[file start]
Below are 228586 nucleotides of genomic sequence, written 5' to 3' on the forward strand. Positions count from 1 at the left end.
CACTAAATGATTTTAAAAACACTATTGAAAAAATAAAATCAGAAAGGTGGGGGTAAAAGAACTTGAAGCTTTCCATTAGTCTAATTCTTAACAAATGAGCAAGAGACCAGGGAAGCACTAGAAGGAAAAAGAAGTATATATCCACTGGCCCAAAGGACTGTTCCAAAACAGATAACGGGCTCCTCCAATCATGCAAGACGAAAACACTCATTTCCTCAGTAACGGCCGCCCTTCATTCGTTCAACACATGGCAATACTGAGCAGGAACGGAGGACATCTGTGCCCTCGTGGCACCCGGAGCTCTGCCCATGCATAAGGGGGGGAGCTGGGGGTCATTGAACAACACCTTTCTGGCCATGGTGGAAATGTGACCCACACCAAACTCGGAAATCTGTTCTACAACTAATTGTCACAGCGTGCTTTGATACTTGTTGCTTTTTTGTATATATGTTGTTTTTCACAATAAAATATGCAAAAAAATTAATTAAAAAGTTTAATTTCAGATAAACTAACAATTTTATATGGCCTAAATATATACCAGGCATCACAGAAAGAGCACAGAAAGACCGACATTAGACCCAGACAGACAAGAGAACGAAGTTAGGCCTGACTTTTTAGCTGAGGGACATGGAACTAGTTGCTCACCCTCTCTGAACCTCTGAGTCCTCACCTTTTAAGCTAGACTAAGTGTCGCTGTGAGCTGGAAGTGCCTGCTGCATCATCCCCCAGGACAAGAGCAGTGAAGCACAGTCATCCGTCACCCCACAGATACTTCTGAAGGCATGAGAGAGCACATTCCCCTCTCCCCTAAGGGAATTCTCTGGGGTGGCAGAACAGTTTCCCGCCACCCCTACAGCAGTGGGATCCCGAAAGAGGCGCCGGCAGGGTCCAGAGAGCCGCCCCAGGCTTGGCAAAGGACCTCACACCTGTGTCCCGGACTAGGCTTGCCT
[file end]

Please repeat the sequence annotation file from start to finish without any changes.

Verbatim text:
Below are 228586 nucleotides of genomic sequence, written 5' to 3' on the forward strand. Positions count from 1 at the left end.
CACTAAATGATTTTAAAAACACTATTGAAAAAATAAAATCAGAAAGGTGGGGGTAAAAGAACTTGAAGCTTTCCATTAGTCTAATTCTTAACAAATGAGCAAGAGACCAGGGAAGCACTAGAAGGAAAAAGAAGTATATATCCACTGGCCCAAAGGACTGTTCCAAAACAGATAACGGGCTCCTCCAATCATGCAAGACGAAAACACTCATTTCCTCAGTAACGGCCGCCCTTCATTCGTTCAACACATGGCAATACTGAGCAGGAACGGAGGACATCTGTGCCCTCGTGGCACCCGGAGCTCTGCCCATGCATAAGGGGGGGAGCTGGGGGTCATTGAACAACACCTTTCTGGCCATGGTGGAAATGTGACCCACACCAAACTCGGAAATCTGTTCTACAACTAATTGTCACAGCGTGCTTTGATACTTGTTGCTTTTTTGTATATATGTTGTTTTTCACAATAAAATATGCAAAAAAATTAATTAAAAAGTTTAATTTCAGATAAACTAACAATTTTATATGGCCTAAATATATACCAGGCATCACAGAAAGAGCACAGAAAGACCGACATTAGACCCAGACAGACAAGAGAACGAAGTTAGGCCTGACTTTTTAGCTGAGGGACATGGAACTAGTTGCTCACCCTCTCTGAACCTCTGAGTCCTCACCTTTTAAGCTAGACTAAGTGTCGCTGTGAGCTGGAAGTGCCTGCTGCATCATCCCCCAGGACAAGAGCAGTGAAGCACAGTCATCCGTCACCCCACAGATACTTCTGAAGGCATGAGAGAGCACATTCCCCTCTCCCCTAAGGGAATTCTCTGGGGTGGCAGAACAGTTTCCCGCCACCCCTACAGCAGTGGGATCCCGAAAGAGGCGCCGGCAGGGTCCAGAGAGCCGCCCCAGGCTTGGCAAAGGACCTCACACCTGTGTCCCGGACTAGGCTTGCCT